In addition, if the lack of light quantity is about 20% when a still image is selected, as shown in FIG. 3, the voltage of 13.8 V at the light quantity value of 154 that is larger than the value of 128 by 20% is read out from the characteristics memory 43 as a lamp voltage (Vb) for a still image. The microcomputer 20 supplies the data for the lamp voltages Va and Vb to the lamp driving circuit 40, so when the freeze switch 16 is depressed, the lamp voltage is increased from 13V up to 13.4 V to increase the quantity of outgoing light from the lamp 14 for a predetermined period of time (one field). This operation compensates for the lack of light quantity caused by a delayed response from the shielding plate 36 for the next shielding period.

The lamp characteristics memory 43 may store only data of the lamp voltage Va at the light quantity value of 128 required when a moving image is selected and the lamp voltage Vb at the light quantity value of 154 required when a still image is selected, instead of the table data for the characteristics in FIG. 3 (data sequence table).

The first embodiment is constructed as described above, and the operation will be described with reference to FIGS. 4 and 5. As shown in FIG. 4(B), a timing signal for forming a one-field image in {fraction (1/60)} second is used as field O (Odd)/E (Even) signal in the same manner as before. Under normal conditions, it is set so that moving image processing, that is, the pixel mix reading system at the output of CCD is executed, the light shielding plate 36 in the foregoing FIG. 1 is arranged at a position which does not intersect light, and light from the light source 14 is irradiated from the tip end portion into the object to be observed through the light guide 15.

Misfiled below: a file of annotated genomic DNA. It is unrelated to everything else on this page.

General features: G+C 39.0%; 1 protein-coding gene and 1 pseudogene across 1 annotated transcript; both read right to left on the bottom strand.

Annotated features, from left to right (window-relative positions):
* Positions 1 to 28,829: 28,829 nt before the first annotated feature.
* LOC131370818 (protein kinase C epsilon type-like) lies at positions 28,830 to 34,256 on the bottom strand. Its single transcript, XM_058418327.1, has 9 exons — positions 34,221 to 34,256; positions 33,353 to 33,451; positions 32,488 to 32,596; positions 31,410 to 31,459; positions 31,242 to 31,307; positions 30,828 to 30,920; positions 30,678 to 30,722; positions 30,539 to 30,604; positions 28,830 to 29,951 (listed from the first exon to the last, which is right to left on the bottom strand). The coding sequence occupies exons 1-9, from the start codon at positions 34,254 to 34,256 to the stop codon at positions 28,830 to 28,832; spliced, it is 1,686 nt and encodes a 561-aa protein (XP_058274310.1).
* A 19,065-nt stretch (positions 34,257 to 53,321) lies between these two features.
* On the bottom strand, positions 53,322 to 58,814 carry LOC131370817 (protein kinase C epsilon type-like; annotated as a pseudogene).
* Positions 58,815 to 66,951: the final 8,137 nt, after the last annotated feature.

By this light irradiation, an image for the object to be observed is obtained in the CCD12 at the tip end portion, and charge corresponding to the image light is accumulated in the CCD12. Pixels between the vertical lines are added to this accumulated charge through a driving pulse from the CCD driving circuit 18 to be read out, and a pixel mixed signal described in FIG. 6 is outputted in the same manner as before. This moving image signal is supplied from an A/D converter 22 to an image switching circuit 28 through a through line L. The image switching circuit 28 then switches to the terminal “a” side to supply the moving image signal to the DVP 29. The following operation of the DVP 29 is similar to the conventional one, and the moving image is displayed on a monitor on the basis of the odd field signal stored in the fourth memory 30 and the even field signal stored in the fifth memory 31.